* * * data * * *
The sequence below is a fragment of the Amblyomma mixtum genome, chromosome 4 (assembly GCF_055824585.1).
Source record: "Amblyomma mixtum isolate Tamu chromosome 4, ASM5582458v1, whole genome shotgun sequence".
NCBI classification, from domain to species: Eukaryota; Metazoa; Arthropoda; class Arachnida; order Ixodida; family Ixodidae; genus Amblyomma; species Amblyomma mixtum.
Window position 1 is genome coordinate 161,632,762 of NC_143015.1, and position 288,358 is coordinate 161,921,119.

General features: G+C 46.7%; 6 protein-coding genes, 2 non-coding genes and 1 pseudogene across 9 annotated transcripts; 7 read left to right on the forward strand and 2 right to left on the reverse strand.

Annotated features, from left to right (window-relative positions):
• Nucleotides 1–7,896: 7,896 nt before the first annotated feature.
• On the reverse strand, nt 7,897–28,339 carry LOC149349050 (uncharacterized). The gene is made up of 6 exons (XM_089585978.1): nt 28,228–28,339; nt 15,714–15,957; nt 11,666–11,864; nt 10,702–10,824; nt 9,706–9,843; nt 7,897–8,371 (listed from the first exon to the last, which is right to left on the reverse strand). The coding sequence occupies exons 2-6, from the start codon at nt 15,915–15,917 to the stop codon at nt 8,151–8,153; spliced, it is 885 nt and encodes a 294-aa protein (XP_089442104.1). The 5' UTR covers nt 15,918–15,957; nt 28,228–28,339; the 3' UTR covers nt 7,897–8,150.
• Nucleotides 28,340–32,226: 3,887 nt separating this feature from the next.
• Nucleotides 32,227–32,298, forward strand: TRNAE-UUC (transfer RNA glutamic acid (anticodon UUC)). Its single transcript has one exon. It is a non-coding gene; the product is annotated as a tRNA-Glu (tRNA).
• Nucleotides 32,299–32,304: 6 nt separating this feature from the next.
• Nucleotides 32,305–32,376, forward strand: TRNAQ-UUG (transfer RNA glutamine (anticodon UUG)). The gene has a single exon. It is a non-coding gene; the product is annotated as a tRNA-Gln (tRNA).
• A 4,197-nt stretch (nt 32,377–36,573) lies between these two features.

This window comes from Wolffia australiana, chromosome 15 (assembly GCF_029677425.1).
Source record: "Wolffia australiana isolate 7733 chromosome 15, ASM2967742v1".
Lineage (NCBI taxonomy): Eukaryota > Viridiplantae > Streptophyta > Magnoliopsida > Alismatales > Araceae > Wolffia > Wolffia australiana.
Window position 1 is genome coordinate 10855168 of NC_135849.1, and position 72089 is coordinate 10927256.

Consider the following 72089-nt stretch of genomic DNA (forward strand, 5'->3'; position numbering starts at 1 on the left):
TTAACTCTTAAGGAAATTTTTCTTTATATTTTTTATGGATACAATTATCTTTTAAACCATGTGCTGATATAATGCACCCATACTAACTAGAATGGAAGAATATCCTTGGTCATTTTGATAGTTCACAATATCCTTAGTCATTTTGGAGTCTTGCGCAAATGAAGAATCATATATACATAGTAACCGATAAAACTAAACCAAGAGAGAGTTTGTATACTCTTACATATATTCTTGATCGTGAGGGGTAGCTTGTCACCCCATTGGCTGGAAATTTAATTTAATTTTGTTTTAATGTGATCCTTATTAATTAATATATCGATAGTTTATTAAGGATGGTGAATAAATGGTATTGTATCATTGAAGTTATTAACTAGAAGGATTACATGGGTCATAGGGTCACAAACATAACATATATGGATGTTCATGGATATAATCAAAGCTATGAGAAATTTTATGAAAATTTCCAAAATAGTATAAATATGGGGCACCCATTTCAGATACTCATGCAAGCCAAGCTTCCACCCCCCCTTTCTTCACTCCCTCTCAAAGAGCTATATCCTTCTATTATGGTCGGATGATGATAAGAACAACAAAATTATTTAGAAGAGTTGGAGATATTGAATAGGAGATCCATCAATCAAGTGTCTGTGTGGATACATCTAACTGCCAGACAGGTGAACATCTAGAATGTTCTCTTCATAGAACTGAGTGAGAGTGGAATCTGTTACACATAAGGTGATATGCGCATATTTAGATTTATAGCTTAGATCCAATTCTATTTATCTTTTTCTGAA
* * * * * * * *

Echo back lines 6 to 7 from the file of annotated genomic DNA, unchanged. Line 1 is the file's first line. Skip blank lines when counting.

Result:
Annotated features, from left to right (window-relative positions):
• Nucleotides 1–7,896: 7,896 nt before the first annotated feature.